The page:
• Unit Summaries: For 20sp, instead of two exams, we will have four "Unit Summaries" that are meant to replace the review, summarizing, and reflecting that studying for exams provides. These will be take-home assignments that will be due at four different points in the quarter.

We will try to ensure that the workload is typical for a 4-credit course, namely, 9-12 hours per week outside of the lectures. If we do not succeed, please let us know in whichever way you feel the most comfortable (in-person, email, ) and explain which parts of the course are causing you to spend too much time non-productively.

We have structured the course so that spending a few hours per day will maximize your efficiency. You will work this way in the real world – you cannot cram a three-month design assignment into the last night – so you may as well work this way now. Plus, you will understand the material better. If you leave an assignment for the day before it is due you will not have time to ask questions when (not if) the software misbehaves.


Grading Policies

We will compute your course grade approximately as follows (percentages may be modified):

  • Homework: 30%
  • Labs: 45%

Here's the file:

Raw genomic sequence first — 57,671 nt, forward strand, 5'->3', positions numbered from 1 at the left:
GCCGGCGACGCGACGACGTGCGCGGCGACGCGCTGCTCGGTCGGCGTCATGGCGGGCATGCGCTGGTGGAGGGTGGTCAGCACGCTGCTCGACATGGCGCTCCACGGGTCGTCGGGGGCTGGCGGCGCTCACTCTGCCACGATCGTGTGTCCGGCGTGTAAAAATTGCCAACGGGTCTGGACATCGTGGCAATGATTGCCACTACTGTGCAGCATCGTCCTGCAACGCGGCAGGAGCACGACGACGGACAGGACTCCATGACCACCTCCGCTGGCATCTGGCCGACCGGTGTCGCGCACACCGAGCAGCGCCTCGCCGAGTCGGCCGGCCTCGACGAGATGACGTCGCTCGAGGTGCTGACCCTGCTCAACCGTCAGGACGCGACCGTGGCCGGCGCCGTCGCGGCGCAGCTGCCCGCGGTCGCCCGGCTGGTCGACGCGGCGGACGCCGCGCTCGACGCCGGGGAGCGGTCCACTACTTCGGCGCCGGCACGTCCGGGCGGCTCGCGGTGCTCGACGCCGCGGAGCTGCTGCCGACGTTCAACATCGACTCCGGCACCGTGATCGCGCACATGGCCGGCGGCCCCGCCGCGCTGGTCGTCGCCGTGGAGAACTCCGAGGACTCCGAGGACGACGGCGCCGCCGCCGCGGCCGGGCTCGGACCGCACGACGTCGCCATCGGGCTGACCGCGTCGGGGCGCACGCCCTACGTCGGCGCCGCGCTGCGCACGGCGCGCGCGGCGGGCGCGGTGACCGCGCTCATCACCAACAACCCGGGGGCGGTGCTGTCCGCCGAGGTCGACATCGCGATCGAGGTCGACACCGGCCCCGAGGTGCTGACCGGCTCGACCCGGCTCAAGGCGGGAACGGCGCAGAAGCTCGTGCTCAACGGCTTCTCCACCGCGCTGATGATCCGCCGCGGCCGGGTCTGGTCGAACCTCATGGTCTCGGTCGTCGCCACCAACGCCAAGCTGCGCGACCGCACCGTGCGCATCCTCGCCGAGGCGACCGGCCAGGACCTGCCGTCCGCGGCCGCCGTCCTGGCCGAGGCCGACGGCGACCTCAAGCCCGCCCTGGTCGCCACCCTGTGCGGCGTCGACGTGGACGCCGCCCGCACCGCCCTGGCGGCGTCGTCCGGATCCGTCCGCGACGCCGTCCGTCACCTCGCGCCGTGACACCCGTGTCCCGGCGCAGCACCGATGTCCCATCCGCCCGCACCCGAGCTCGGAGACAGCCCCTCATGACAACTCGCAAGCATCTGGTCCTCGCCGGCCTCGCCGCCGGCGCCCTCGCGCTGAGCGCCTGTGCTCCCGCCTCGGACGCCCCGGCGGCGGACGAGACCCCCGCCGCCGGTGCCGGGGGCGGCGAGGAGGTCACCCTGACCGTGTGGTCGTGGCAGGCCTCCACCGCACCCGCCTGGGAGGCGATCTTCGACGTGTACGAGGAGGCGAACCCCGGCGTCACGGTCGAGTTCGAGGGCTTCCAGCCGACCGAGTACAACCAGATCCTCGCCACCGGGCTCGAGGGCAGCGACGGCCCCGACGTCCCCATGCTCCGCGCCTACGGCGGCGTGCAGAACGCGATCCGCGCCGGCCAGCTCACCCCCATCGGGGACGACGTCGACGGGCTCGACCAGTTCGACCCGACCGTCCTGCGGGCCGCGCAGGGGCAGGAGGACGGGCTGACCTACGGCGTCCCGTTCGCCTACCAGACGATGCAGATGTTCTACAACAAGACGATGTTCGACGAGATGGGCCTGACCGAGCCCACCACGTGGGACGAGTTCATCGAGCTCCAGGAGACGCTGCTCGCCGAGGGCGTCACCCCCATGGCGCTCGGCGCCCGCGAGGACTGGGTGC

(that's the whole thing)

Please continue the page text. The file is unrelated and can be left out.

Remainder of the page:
• Unit Summaries: 15%
  • Participation: 10%


Part of your grade will be determined by your participation in various parts of the course. One goal for 20sp is to provide opportunities to participate in the course asynchronously both for students who may be in a different time zone, and to give everyone more flexibility during these challenging times. In our on-line format for 20sp, we imagine folks will be making more use of our Piazza message board. We will look at participation on Piazza in terms of not only asking questions, but also importantly: answering questions, as well as reading posts from others. We will be be using PollEverywhere for activities during lecture. Students who are not able to attend lecture will still be able to submit answers to PollEverywhere questions asynchronously.

Lecture Polling

You will receive credit for voting on multiple choice questions in lecture. This quarter we will be using , which will be attached to your UWNetID. Make sure you first register your account and then all you will need is an Internet-enabled device during lecture! There is a mobile app available as well. More information can be found at .